The offer of redress, or decision not to make an offer, must be communicated to you within 12 months of the date the NHS first received your concern. If there are exceptional circumstances for the time period being longer, the NHS will write to you with an explanation.
You have 6 months to respond to this. If you need more time, you have to write to the relevant NHS body and explain why you are delaying your response. They may then decide to extend your time limit to 9 months. As explained above, if the maximum 9 months expires, the limitation clock on your civil claim will start to run again.
You only have 9 months to consider a financial offer. After that expires, the redress arrangements will no longer apply.
If you want to accept the offer, this will be made by way of formal agreement. You or your personal representative has to sign a form waiving any right to take the same concern to court.
If you do not want to accept the offer, that is your choice. You are not bound to accept it, and if you don’t accept it you can still continue with pursuing the claim through the courts. However, this may be a point on which you should see specialist legal advice, as the offer may be reasonable. If you tried to pursue the claim down the civil route, there are likely to be cost implications for you.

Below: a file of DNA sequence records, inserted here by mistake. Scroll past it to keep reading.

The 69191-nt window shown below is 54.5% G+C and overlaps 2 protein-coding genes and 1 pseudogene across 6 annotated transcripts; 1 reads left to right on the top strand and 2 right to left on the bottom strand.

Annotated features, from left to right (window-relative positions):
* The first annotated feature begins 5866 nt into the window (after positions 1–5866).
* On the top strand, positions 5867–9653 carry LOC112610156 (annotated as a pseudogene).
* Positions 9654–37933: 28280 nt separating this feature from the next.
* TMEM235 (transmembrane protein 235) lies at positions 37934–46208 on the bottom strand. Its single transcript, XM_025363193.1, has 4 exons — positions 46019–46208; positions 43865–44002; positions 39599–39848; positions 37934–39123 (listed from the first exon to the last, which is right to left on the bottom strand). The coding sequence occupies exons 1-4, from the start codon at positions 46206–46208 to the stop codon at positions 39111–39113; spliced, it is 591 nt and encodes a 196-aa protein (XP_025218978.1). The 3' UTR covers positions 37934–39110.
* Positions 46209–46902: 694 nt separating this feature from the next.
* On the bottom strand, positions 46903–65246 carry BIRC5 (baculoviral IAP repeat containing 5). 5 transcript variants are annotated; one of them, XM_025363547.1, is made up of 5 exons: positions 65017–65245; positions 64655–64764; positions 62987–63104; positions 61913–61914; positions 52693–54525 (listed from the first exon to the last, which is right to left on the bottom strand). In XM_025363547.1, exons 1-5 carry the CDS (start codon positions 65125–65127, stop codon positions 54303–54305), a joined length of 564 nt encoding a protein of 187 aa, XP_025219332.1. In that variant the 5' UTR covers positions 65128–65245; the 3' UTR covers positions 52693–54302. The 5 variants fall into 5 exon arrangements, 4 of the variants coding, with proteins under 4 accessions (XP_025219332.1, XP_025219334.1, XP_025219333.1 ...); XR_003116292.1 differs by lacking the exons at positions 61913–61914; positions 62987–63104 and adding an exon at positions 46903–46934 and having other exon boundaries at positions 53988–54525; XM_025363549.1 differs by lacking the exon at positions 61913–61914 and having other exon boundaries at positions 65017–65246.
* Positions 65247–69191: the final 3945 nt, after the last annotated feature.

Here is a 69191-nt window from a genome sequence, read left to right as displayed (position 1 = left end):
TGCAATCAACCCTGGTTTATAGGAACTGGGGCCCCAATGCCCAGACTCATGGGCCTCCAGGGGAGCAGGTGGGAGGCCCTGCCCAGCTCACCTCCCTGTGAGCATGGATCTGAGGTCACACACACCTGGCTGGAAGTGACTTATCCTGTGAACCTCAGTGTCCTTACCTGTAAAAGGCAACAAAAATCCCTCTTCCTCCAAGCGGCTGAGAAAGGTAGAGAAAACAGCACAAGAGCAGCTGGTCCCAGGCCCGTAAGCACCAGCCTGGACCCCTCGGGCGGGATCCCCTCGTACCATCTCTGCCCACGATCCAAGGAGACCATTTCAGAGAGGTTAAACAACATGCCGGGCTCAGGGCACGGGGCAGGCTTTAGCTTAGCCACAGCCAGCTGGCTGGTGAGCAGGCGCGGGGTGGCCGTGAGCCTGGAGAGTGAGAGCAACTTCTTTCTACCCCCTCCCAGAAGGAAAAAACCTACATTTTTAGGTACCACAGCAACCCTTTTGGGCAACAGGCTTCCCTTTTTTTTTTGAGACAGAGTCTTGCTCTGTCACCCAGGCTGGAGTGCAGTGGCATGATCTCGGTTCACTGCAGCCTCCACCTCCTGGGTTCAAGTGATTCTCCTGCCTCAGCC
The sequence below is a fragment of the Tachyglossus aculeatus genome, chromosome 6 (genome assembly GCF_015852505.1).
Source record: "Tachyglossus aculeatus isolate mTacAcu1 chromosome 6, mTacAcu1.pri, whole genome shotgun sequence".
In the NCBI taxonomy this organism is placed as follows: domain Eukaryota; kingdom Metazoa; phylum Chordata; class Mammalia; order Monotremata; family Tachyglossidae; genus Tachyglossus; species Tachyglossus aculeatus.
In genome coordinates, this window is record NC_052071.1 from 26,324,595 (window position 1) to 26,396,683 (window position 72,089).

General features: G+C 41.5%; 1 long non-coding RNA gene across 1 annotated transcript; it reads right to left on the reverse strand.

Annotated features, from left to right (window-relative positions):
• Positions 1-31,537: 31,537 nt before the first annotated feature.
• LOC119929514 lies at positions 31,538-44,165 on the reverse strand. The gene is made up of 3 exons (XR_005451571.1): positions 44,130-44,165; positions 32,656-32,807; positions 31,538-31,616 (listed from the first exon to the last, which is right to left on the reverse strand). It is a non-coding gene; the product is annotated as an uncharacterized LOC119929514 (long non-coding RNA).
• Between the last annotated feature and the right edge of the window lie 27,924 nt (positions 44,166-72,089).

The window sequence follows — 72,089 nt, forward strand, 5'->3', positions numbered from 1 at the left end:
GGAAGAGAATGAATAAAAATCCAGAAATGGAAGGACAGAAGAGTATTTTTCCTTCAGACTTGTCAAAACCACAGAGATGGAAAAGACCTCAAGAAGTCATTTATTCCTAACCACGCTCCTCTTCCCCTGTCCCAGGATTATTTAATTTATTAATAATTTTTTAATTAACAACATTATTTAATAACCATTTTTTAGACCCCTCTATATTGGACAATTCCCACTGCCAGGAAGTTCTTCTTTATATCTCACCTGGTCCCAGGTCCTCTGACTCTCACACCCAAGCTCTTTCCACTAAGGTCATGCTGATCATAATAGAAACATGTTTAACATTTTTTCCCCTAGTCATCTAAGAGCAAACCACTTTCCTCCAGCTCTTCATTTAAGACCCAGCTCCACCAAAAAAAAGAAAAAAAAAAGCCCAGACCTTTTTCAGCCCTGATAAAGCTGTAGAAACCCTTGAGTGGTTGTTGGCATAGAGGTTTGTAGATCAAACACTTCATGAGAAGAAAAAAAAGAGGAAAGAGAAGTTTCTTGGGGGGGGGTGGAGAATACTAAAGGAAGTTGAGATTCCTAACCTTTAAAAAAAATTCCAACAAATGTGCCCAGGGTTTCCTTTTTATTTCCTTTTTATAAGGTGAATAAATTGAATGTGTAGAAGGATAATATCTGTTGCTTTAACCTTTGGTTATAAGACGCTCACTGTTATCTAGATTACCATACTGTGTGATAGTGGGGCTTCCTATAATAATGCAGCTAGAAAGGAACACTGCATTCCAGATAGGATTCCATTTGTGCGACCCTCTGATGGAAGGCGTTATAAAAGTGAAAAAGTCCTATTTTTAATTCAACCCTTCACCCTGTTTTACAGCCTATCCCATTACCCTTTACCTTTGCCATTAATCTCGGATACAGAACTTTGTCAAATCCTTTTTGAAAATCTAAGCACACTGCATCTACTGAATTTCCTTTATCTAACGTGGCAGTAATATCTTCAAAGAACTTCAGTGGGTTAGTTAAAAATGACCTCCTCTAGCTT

Can I get help with the redress process?
Once the redress arrangements are initiated, you can get legal advice without charge in relation to getting expert evidence, any offers you receive and agreeing settlement. The legal advice can only be sought from a recognised firm of solicitors with expertise in clinical negligence matters and who are accredited by the Law Society or by AvMA.
What if an offer is not made?
You could make the choice to seek independent legal advice from a specialist clinical negligence solicitor about the concern. They will review the issue and see whether they think there are prospects of your claim being successful.
Cases worth more than £25,000?
As explained above, the NHS will not make an offer of redress in this case.
You could seek independent legal advice from a specialist clinical negligence solicitor to see whether there are prospects of pursuing your claim down the civil route.